As a thought exercise imagine a game session where neither catharsis nor wonder are present. In the author’s case this immediately conjures up memories of the least enjoyable adventures and campaigns—four consecutive play sessions as caravan guards punctuated only by random encounters. Our expectations when we play D&D are to experience catharsis and wonder, the same expectations an audience member has when going to a theatre performance of a tragedy. The D&D tabletop session is a powerful and unique experience, but not without danger. Unsatisfactory adventures are those that deny catharsis and wonder. This risks “moral injury,” the harm suffered by a person when they are betrayed by someone they trust or witness or participate in an event that violates their morals.63 A D&D adventure, tragedy, inflicts moral injury but by granting agency to player-characters the game allows them to heal the wound by achieving catharsis and experiencing wonder through their own actions.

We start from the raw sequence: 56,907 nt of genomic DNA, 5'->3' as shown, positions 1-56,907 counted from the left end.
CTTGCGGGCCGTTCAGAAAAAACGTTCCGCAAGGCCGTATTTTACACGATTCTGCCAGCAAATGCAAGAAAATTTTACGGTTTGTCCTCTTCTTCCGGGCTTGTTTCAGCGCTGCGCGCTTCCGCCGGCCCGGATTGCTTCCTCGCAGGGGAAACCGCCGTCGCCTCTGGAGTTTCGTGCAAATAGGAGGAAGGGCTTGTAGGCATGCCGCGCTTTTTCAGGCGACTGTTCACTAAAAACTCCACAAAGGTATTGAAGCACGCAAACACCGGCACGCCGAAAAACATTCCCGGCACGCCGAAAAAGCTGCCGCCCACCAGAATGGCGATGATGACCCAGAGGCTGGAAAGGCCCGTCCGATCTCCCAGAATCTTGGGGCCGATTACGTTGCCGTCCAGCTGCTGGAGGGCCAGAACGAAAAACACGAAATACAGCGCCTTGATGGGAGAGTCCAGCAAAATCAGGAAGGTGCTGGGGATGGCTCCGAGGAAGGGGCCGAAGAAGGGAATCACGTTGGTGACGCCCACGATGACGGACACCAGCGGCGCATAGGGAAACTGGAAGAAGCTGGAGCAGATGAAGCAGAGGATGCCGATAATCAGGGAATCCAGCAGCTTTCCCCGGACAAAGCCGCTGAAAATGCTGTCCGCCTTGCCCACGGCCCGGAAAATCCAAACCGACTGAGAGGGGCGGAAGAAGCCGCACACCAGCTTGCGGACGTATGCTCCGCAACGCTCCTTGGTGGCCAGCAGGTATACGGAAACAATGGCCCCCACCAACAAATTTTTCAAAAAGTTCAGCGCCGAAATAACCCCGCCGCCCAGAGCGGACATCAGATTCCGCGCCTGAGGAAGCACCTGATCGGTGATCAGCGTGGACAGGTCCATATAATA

Featured Image is “A Little Night Planet.” Image by György Soponyai on Flickr CC BY-NC 2.0.
Brian McKenzie, PhD is an Associate Professor at Maynooth University, Ireland, where he serves as the subject leader for its First Year program, Critical Skills and also teaches a graduate micro-
credential on RPG writing. He has contributed to several Dungeons & Dragons projects for Goodman Games, and is the author of two forthcoming adventures (also from Goodman Games). His academic research examines game studies, writing, and critical pedagogy.